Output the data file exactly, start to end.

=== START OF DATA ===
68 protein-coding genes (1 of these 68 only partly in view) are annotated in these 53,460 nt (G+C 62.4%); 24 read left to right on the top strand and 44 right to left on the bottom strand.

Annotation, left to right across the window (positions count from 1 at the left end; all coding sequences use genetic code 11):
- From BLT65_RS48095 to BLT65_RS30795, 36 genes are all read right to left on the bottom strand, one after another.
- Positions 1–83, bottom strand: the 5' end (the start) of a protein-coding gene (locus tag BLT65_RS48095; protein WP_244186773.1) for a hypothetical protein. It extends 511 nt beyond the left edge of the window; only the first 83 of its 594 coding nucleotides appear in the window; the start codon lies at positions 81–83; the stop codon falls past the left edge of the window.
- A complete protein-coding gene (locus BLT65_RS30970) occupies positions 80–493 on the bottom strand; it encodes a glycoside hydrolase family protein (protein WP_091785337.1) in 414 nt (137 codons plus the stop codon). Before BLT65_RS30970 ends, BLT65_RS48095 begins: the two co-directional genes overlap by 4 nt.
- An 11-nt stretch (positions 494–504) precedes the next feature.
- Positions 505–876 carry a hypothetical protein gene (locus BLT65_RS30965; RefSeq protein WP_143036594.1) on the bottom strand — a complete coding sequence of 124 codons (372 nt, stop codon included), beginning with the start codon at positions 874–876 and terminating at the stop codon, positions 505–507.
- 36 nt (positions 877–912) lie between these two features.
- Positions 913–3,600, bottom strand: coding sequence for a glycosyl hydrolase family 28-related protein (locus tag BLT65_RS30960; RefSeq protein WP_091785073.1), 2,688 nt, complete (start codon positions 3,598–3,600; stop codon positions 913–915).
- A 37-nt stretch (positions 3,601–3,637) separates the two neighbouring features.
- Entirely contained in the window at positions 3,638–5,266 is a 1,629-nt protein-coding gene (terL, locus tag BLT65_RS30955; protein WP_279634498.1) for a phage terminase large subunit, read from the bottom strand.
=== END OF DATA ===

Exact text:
68 protein-coding genes (1 of these 68 only partly in view) are annotated in these 53,460 nt (G+C 62.4%); 24 read left to right on the top strand and 44 right to left on the bottom strand.

Annotation, left to right across the window (positions count from 1 at the left end; all coding sequences use genetic code 11):
- From BLT65_RS48095 to BLT65_RS30795, 36 genes are all read right to left on the bottom strand, one after another.
- Positions 1–83, bottom strand: the 5' end (the start) of a protein-coding gene (locus tag BLT65_RS48095; protein WP_244186773.1) for a hypothetical protein. It extends 511 nt beyond the left edge of the window; only the first 83 of its 594 coding nucleotides appear in the window; the start codon lies at positions 81–83; the stop codon falls past the left edge of the window.
- A complete protein-coding gene (locus BLT65_RS30970) occupies positions 80–493 on the bottom strand; it encodes a glycoside hydrolase family protein (protein WP_091785337.1) in 414 nt (137 codons plus the stop codon). Before BLT65_RS30970 ends, BLT65_RS48095 begins: the two co-directional genes overlap by 4 nt.
- An 11-nt stretch (positions 494–504) precedes the next feature.
- Positions 505–876 carry a hypothetical protein gene (locus BLT65_RS30965; RefSeq protein WP_143036594.1) on the bottom strand — a complete coding sequence of 124 codons (372 nt, stop codon included), beginning with the start codon at positions 874–876 and terminating at the stop codon, positions 505–507.
- 36 nt (positions 877–912) lie between these two features.
- Positions 913–3,600, bottom strand: coding sequence for a glycosyl hydrolase family 28-related protein (locus tag BLT65_RS30960; RefSeq protein WP_091785073.1), 2,688 nt, complete (start codon positions 3,598–3,600; stop codon positions 913–915).
- A 37-nt stretch (positions 3,601–3,637) separates the two neighbouring features.
- Entirely contained in the window at positions 3,638–5,266 is a 1,629-nt protein-coding gene (terL, locus tag BLT65_RS30955; protein WP_279634498.1) for a phage terminase large subunit, read from the bottom strand.